49 Pages Posted: 28 Apr 2016
Date Written: April 1, 2016
During the late-1940s and the early-1950s Milton Friedman favored a rule under which fiscal policy would be used to generate changes in the money supply with the aim of stabilizing output at full employment. He believed that the economy is inherently unstable because of endogenous movements in money supply under a fractional-reserve banking system. In her work, Anna Schwartz downplayed the role of monetary factors in business cycles and the role of monetary policy as a stabilization tool. We show how the joint work of Friedman and Schwartz from 1948 to 1958 led Friedman to view money as the “primary mover” in the business cycle and underpinned his shift to a rule based on money growth so that discretionary monetary policy would not act as a source of destabilizing shocks. The decisive factor in the evolution of Friedman’s thinking was the empirical confirmation that the Great Depression had been both initiated and deepened by the Fed. The largely neglected influence of Clark Warburton on the evolution of Friedman’s thinking provides a missing — but crucial — link in explaining Friedman’s recognition of the role of monetary factors in the Great Depression and of the Fed’s ability to offset the destabilizing effects produced by shifts from deposits into currency under a fractional-reserve banking system.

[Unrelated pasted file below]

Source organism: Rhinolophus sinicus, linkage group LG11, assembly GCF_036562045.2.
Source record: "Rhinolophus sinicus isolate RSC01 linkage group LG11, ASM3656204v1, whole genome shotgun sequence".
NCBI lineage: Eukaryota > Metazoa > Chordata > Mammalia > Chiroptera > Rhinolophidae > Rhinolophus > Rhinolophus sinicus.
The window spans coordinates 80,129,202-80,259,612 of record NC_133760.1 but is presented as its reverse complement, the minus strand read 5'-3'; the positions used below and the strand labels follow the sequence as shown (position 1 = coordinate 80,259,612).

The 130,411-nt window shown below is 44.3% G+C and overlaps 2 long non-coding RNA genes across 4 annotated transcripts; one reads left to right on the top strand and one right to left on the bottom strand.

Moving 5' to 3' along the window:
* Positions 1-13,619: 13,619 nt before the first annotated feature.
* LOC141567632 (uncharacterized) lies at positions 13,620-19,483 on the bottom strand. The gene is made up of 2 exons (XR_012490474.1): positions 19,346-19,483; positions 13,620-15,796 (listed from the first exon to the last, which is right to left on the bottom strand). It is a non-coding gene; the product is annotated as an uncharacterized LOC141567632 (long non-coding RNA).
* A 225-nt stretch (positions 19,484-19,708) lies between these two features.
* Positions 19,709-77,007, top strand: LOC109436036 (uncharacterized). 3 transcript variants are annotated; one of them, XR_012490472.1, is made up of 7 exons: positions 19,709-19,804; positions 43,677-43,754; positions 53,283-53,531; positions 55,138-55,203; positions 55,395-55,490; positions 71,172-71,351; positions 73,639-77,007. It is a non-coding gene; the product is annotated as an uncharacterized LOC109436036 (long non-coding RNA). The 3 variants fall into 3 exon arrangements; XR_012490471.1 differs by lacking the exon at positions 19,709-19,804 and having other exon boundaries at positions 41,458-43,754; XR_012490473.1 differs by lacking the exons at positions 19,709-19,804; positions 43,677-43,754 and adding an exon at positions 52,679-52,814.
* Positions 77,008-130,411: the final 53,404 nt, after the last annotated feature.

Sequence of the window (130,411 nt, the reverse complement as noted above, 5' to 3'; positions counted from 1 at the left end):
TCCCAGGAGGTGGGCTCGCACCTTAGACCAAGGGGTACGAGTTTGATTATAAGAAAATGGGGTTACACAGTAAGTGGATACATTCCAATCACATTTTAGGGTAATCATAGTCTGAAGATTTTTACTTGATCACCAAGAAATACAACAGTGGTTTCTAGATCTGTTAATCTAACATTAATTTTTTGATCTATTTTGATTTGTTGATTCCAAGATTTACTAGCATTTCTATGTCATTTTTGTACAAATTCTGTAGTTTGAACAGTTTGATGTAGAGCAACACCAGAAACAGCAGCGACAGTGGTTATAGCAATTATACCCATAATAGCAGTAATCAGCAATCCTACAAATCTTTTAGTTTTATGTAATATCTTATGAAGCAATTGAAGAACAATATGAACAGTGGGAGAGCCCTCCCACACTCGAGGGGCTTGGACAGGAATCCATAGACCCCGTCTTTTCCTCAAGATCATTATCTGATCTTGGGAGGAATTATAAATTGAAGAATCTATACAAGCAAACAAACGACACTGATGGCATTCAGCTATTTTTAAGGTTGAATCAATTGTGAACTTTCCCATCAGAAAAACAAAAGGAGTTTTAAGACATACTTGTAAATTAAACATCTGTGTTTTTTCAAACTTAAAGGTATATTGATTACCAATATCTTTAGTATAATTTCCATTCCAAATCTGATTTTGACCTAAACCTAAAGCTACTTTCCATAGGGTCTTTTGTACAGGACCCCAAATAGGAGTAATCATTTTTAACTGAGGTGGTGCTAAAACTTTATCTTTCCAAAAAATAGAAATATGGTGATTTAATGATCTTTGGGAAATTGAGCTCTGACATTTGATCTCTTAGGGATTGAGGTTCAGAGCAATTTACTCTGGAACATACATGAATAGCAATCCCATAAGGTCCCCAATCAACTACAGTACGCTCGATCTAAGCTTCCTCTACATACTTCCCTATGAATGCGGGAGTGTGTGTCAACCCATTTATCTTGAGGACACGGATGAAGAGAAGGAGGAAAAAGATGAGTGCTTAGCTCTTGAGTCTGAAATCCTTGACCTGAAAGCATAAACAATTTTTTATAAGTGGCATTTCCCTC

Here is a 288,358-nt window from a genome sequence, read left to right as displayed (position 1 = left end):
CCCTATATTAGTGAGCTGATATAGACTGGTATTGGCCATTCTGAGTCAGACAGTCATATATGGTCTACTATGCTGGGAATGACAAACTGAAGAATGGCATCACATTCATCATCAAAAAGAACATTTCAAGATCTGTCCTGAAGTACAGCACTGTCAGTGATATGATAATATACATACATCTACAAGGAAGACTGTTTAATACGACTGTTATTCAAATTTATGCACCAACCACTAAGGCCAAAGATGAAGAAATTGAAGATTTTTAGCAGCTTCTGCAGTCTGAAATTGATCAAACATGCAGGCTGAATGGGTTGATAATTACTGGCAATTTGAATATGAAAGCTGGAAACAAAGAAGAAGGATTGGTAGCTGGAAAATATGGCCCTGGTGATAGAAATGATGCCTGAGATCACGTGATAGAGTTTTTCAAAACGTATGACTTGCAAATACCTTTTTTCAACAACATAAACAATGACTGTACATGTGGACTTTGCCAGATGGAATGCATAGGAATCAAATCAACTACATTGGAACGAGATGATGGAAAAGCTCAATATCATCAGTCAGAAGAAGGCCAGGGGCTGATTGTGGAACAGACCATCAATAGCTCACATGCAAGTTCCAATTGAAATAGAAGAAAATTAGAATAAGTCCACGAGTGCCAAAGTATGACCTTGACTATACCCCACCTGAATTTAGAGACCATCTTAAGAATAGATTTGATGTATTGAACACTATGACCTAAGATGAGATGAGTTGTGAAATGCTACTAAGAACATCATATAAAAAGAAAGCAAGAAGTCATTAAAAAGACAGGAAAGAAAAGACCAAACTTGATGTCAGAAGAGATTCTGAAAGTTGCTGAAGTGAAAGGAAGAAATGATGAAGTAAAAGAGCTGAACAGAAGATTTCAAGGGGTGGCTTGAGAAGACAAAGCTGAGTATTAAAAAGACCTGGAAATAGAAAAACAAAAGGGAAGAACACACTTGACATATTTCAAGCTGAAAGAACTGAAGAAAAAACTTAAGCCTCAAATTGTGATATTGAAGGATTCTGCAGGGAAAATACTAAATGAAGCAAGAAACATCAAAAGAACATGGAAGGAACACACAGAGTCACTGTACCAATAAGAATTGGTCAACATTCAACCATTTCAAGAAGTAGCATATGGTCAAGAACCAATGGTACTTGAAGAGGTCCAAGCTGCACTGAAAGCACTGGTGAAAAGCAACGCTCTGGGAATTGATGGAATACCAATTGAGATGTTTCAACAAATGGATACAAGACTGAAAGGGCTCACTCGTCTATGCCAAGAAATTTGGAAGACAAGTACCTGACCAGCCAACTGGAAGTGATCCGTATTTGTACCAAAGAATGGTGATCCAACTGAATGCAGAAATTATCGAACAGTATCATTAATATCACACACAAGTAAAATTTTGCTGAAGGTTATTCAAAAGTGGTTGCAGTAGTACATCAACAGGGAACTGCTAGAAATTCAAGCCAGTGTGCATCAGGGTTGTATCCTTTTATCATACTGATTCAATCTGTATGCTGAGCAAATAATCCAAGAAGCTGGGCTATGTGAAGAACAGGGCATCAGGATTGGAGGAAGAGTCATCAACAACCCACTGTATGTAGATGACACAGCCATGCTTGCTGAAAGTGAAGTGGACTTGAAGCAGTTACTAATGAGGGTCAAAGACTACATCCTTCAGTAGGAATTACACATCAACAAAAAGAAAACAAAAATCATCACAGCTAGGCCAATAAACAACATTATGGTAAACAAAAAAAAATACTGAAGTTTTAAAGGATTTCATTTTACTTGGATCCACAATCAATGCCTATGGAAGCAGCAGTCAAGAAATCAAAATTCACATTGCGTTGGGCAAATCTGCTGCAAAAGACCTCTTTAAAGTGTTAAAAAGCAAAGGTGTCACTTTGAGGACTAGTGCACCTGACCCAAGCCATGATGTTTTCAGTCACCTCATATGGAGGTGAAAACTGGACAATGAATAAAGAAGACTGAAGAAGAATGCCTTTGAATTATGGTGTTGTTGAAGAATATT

Keywords: Milton Friedman, Anna Schwartz, Clark Warburton, Monetary Rules, Quantity Theory of Money, Fiscal Policy, Great Depression
JEL Classification: B22, E52
Suggested Citation: Suggested Citation
Lothian, James R. and Tavlas, G. S., How Friedman and Schwartz Became Monetarists (April 1, 2016). Becker Friedman Institute for Research in Economics Working Paper No. 2016-10; Gabelli School of Business, Fordham University Research Paper No. 2771357. Available at SSRN: https://ssrn.com/abstract=2771357 or http://dx.doi.org/10.2139/ssrn.2771357